Hurricane Season

We are now full swing into hurricane season and we are sitting here on Rode Trip with our fingers crossed that none come our way. So far in the 2012 season there have been 9 named storms, but none have come anywhere near us. Here is the national weather service map of the storm tracks so far this year.

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We rely entirely upon the national hurricane center for storm predictions. Usually they are very good and the information is easily accessible online at http://www.nhc.noaa.gov/. The forecast is usually updated twice a day, and more frequently if it appears that the storm is deviating from the track that was previously forecast. We have been checking in on this webpage every morning for the past 3 weeks, and recently there has started to be a lot more activity. There is a lot of historical data about hurricanes and their tracks available here for anyone who really likes statistics. When we made our cruising plans we made them with hurricane season in mind. We knew that we wanted to be In the Chesapeake bay or farther north until the middle of October. The average “worst” day for hurricanes is September 10th, and then the activity will start to decrease.

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I am pretty sure they name hurricanes because they develop their own personalities and try their hardest to do the unexpected! However over time the national hurricane center has also determined what the usual storm paths are.

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So for being on the northern part of the east coast the tracks of the storms in October are more likely to come our way, but there are way fewer tropical storms. Stephanie and I have not been on Rode Trip for a named storm and we hope that we can continue to avoid this experience. Rode Trip did sit out tropical storm on Mikes mooring in a protected portion of the Piscataqua river in Portsmouth, NH. We headed out before the storm and added extra mooring lines, and drove by in our car to check that everything looked alright. It turned out that Irene went inland before reaching Portsmouth and ended up being a little less dramatic in New Hampshire than the predictions.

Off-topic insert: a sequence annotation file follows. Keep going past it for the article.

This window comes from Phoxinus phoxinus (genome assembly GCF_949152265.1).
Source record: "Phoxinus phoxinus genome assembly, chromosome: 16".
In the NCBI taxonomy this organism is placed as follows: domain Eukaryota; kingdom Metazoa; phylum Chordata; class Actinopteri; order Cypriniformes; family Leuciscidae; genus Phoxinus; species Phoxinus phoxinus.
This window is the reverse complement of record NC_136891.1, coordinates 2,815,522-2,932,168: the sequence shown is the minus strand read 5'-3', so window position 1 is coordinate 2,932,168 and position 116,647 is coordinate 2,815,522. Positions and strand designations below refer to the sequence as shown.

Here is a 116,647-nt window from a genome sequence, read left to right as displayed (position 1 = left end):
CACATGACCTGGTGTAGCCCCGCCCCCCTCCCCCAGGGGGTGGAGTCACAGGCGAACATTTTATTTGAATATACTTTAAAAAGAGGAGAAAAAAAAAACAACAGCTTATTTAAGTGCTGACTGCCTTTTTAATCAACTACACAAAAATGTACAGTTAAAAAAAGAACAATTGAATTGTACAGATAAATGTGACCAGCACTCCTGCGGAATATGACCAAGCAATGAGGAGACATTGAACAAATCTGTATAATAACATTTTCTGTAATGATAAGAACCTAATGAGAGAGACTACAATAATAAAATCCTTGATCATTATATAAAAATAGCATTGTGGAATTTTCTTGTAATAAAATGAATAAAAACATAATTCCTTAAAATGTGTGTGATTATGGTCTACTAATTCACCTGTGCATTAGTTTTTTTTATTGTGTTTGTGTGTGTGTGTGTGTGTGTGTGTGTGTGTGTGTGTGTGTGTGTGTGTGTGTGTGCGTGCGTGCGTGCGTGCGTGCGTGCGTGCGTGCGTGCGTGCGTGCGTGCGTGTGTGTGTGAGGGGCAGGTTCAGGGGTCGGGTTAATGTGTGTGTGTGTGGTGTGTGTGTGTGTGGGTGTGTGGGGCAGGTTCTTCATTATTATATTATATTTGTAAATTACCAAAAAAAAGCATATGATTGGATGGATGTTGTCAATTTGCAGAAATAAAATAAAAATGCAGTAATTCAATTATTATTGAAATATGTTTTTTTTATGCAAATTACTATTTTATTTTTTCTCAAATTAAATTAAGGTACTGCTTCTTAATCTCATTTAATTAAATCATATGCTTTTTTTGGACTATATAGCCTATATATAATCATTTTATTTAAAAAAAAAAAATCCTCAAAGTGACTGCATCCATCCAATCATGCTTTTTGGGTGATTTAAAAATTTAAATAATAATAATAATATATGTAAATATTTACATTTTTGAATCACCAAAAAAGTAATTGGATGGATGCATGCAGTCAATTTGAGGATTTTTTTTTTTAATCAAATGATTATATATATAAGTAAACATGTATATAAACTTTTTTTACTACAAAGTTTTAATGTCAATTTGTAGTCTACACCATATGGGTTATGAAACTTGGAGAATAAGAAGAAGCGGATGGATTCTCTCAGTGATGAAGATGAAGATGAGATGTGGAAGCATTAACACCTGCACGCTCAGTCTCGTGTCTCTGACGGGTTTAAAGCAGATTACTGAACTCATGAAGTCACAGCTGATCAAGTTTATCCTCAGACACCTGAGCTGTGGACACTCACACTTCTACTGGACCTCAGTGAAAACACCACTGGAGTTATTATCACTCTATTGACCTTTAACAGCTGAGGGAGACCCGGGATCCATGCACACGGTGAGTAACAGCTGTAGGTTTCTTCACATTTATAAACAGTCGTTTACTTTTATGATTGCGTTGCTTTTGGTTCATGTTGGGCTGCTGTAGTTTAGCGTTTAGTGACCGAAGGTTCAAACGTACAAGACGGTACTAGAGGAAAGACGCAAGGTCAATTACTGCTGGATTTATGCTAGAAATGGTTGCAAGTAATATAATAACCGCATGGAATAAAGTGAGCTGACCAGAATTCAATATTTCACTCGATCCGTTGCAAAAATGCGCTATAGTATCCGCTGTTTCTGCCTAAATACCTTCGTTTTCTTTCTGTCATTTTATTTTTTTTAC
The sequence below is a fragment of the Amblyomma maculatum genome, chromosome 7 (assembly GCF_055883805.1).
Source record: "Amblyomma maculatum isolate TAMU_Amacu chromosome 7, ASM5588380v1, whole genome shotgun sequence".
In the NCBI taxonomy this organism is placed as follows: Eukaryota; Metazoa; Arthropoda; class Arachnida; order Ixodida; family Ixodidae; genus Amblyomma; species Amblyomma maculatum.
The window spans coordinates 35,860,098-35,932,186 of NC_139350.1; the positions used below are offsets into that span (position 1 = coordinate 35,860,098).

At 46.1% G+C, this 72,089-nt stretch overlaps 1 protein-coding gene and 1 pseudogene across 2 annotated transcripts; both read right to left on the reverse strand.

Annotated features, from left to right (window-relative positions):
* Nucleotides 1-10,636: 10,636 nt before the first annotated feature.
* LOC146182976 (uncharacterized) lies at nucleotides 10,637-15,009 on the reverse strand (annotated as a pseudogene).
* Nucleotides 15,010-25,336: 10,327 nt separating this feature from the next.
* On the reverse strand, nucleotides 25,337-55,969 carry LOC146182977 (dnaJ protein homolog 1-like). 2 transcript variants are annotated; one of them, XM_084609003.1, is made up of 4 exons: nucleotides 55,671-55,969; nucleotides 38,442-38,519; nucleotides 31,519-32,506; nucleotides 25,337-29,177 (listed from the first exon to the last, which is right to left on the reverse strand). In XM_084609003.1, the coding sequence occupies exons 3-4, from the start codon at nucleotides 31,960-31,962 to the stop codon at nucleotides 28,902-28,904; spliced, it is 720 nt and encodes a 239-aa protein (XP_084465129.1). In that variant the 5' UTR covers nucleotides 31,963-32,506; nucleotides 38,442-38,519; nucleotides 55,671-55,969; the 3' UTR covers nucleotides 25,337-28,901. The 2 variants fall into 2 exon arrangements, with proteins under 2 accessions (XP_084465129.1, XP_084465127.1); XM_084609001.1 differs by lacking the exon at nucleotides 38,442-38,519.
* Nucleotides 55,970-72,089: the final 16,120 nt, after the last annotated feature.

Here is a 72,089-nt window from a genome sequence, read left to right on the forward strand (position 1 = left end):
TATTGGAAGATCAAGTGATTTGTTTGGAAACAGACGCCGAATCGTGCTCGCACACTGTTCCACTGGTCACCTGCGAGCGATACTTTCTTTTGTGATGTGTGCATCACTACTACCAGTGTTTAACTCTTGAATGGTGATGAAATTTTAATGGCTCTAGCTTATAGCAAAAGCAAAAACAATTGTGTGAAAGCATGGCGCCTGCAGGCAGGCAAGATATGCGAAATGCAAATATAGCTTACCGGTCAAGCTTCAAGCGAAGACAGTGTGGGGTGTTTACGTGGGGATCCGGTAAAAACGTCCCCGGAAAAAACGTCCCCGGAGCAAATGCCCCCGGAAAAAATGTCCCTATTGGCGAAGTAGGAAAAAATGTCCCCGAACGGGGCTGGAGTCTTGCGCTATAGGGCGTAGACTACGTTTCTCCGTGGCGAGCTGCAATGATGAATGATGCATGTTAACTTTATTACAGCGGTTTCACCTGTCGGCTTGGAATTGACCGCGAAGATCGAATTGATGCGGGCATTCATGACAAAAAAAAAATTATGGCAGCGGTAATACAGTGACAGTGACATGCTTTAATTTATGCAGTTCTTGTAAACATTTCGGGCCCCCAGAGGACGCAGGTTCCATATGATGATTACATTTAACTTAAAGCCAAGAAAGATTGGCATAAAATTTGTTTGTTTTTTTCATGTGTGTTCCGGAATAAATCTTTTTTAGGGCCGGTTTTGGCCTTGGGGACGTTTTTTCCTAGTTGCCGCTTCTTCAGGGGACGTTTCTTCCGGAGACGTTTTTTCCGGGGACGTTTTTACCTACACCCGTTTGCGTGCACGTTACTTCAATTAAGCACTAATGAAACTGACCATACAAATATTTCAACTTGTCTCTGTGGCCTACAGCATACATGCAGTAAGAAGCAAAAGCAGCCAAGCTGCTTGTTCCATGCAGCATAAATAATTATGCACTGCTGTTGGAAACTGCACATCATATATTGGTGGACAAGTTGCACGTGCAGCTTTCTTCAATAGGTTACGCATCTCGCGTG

If we find ourselves in the path of a hurricane this year it will be a much more difficult decision as to what to do. Since we will have several days warning there are several options for hurricane avoidance, in order of severity and expense.

1. If we think that the storm is going to dissipate, or will just effect us without really hitting us then we will probably look for a very good anchorage and sit tight on Rode Trip.
2. If it looks like we are going to be in for a “small” hurricane we will look for a well protected marina with very large moorings, and stay with the boat.
3. If it looks like we are going to be hit with a “medium” hurricane then we will look for a very well protected mooring for Rode Trip, double up the mooring lines, check with our insurance company install an extra bilge pump and find a nice comfy hotel room to sit out the storm in.
4. If it looks like we are going to be hit with a “major” hurricane then we will try to find a marina to pull Rode Trip out of the water, and we can catch a bus to a hotel in a safer location.

We are hoping that a little luck o the irish rubbed off on us at the Celtic music festival and we don’t have any named storms heading our way!